TRIBAL EMPOWERMENT



In Black Elk Speaks (1932), John G. Neihardt told of accompanying Black Elk, the aged holy man of the Oglala Sioux, to Harney Peak, the same place where the spirits had taken Black Elk in a vision when he was young. Neihardt wrote that as those who stood by watched, thin clouds began to gather out of a clear sky. A scant chill rain began to fall, and there was low, rumbling thunder without lightning. With tears running down his cheeks, Black Elk chanted that the Great Spirit, the Six Powers of the World, heard his prayer to preserve his people. According to Neihardt, Black Elk stood for a few minutes in silence, his face uplifted, weeping in the rain, and then the sky was once again cloudless.

While those witnesses who observe such apparent control over the weather by a tribal shaman consider it magic, the practitioners themselves regard such abilities as empowerment. The tribal medicine men and women use forces that have been here for all time for the benefit or needs of their people. In their view, magic is not magic if one understands it. Their medicine power enables them to will something into existence because they have need of it.

When evolving humankind existed in a less technological state in tribes around the world, there was a conscious or unconscious awareness that humans were a part of nature, part of one whole. And conversely, the whole was part of humankind. Because of this oneness, humans understood that they were a part of the power of creation and of all the creatures that walked, swam, or took flight.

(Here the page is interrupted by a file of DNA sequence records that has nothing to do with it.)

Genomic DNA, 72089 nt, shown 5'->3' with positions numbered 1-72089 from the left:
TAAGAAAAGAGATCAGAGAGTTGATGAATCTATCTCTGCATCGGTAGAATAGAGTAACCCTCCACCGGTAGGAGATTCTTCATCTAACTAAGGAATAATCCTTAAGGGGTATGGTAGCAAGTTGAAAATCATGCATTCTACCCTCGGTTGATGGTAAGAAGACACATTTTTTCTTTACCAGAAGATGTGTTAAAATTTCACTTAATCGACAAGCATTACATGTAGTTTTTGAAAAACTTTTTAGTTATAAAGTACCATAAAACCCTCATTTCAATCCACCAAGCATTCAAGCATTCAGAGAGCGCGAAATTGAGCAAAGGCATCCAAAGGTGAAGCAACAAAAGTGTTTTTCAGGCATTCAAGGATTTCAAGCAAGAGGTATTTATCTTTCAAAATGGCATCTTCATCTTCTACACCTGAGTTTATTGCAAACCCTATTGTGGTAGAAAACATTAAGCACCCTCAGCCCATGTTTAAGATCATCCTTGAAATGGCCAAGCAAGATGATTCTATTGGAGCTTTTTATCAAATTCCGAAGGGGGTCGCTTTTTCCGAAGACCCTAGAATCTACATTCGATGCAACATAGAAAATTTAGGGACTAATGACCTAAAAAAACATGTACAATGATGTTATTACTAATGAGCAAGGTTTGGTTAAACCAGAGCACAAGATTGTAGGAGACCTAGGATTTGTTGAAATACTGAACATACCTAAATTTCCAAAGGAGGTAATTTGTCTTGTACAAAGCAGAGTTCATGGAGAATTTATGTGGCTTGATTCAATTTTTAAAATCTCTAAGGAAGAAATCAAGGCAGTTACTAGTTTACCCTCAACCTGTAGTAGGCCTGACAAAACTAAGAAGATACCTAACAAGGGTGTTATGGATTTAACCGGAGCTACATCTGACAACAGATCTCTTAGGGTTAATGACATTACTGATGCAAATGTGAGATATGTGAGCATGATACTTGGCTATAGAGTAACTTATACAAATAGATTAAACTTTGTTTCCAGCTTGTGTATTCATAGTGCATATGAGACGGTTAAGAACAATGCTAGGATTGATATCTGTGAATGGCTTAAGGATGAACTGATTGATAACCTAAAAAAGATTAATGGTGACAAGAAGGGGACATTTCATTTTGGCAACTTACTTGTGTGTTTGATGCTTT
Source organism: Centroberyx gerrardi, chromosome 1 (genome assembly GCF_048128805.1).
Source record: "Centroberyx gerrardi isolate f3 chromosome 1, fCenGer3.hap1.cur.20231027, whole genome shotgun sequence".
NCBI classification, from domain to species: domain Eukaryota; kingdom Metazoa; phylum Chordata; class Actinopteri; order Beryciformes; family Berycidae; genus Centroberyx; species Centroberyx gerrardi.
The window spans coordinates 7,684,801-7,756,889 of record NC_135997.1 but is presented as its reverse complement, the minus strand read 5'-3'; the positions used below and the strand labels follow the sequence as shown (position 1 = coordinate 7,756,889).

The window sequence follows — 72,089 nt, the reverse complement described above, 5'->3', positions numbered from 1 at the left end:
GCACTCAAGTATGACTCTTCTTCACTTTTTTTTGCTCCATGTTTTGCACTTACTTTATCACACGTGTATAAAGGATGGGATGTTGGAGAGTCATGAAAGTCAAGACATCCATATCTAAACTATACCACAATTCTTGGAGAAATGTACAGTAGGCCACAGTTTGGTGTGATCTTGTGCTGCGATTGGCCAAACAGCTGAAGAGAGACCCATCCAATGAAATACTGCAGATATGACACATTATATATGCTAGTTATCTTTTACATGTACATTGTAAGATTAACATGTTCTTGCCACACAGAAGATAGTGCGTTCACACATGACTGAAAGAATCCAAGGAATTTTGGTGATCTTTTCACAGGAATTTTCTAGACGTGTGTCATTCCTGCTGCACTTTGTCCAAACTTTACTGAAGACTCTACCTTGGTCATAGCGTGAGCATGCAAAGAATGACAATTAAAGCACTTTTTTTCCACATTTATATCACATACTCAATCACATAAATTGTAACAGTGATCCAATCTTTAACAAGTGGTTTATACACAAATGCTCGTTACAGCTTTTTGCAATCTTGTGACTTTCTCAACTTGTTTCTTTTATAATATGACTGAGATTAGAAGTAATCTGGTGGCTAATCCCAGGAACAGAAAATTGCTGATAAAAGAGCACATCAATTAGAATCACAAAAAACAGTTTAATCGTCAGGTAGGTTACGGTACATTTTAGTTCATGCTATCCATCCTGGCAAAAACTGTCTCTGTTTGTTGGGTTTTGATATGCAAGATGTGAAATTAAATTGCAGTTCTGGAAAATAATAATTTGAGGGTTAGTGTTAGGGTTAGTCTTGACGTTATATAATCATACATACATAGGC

To be a recipient of tribal empowerment, the practitioner, the shaman, or the priest must live their commitment every moment of every day. They must believe in the unity and the cooperation of all forms of life. When they are forced to take the life of an animal in order to survive, they kill only after uttering a prayer, beseeching the group spirit of that animal to understand that such an act was necessary in the turning of the great wheel of life.

When those tribal initiates who seek empowerment have displayed the proper attitude of receptivity, they must go alone into the wilderness to fast, to receive their spirit guide, and to receive a secret name and a sacred song. Perhaps the guide will also grant special powers of healing or prophecy to the supplicants.

The recipient of tribal empowerment is able to obtain personal contact with the invisible world of spirits and to pierce the sensory world of illusion which veils the great mystery. Often this gift is heightened by the intoning of the personal mantra, the personal song, the holy syllables that attune him or her with the eternal sound, the cosmic vibration of all creation.

A crucial element in tribal empowerment is the ability to rise above linear time. Most people have accepted the conventional concept of time as existing in some sort of sequential stream flowing along in one dimension. In solitary, mystical experience, those recipients of tribal empowerment are able to enter a reality of time that is not clock-measured or clock-controlled and that places their psyches in a dimension beyond linear time and space.

The ethnologist Ivar Lissner believed that in the sophistication of the modern world, people must not forsake the heritage of spirituality that has been bequeathed to humankind over hundreds of thousands of years. Humans must never allow the materialist or the pure technologist to dictate the fate of humanity. In his view, surveying the contributions made over the centuries by those nontechnological societies and their tribal empowerments, humankind must be guided by "great, universal minds which are closer to the secrets of the transcendental and throw more into the scales than mere weight of technological progress."


DELVING DEEPER

Gill, Sam D., and Irene F. Sullivan. Dictionary of Native American Mythology. New York: Oxford University Press, 1992.

Gregor, Arthur S. Amulets, Talismans, and Fetishes. New York: Scribner, 1975.